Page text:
- Unveiling of the permanent Leagrave, Limbury and Biscot War Memorial in Marsh Road in July 1921.
[The Luton News: Thursday, September 25th, 1919]
That the people of Leagrave and Limbury fully entered into the spirit which prompted the organisers of the Sunday programme was proved by the large crowd which gathered at the memorial service. “People seemed to roll in from everywhere,” said one member of the committee, and certainly there were more places represented than the two parishes.
Mr H. A. Watkin, a former vice-chairman of Leagrave Parish Council, came from Birmingham to the service, and numerous serving soldiers obtained special leave to attend. Among those present was Dr H. Sworder, of Luton, and several other townspeople. It was estimated there were about 3,000 people at the service.
A cenotaph designed by Mr Shuff had been erected near the entrance to the field. It was of plain design and, standing there impressive in its simplicity, it appealed strongly to the sympathies of all. The monument comprised a plain tapering column, and surmounted by a wreathed cross. It was guarded at each corner by a Boy Scout and close by the Union Jack floated at half-mast. The foot of the cenotaph was covered by a large number of beautiful floral wreaths.
One wreath, made by Mr Dickman of Leagrave and sent by the committee, bore the following inscription: “The members of the committee present this wreath on behalf of the parishioners of Leagrave and Limbury, as a token of respect and gratitude to the memory of the men who have made the supreme sacrifice for their country.”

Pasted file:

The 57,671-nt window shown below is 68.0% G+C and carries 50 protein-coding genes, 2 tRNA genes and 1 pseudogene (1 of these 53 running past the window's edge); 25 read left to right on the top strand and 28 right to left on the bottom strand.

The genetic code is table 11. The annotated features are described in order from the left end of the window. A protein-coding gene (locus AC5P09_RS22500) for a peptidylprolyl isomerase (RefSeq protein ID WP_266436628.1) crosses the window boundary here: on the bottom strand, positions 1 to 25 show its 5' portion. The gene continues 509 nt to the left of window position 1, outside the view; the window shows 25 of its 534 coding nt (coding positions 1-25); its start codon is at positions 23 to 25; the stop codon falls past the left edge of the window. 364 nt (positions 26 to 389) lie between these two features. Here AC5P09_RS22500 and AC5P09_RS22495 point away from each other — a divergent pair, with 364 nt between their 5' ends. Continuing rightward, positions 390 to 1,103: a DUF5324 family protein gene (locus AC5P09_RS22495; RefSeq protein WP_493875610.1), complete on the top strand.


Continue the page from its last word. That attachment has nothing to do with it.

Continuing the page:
There was also a beautiful emblem of laurel, carnations and lilies “from the ex-servicemen in memory of their comrades who had given their lives for their country.” Others were from the local Baptist and Methodist Churches and from a large number of residents in the neighbourhood.
Suitable inscriptions were placed on each side of the monument, conspicuous on the front being the text: “Greater love hath no man than this, that a man lay down his life for his friends,” and the following lines by John Oxenham: “He died as few men get the chance to die, Fighting to save a world,s morality. Fighting for God, and right and liberty, And such a death is immortality”.
Towards three o'clock the congregation assembled in Marsh Road, and when the gates were opened and the Comrades Band began the 'Dead March' they walked, the men bare-headed, slowly by the cenotaph and across to the further side of the field, where a platform had been erected from which to conduct the service.
The long black column took some time to wind across the field and to range itself before the sombrely draped stage. The ex-servicemen occupied the front ranks and numbers of bereaved ones were accommodated upon the platform.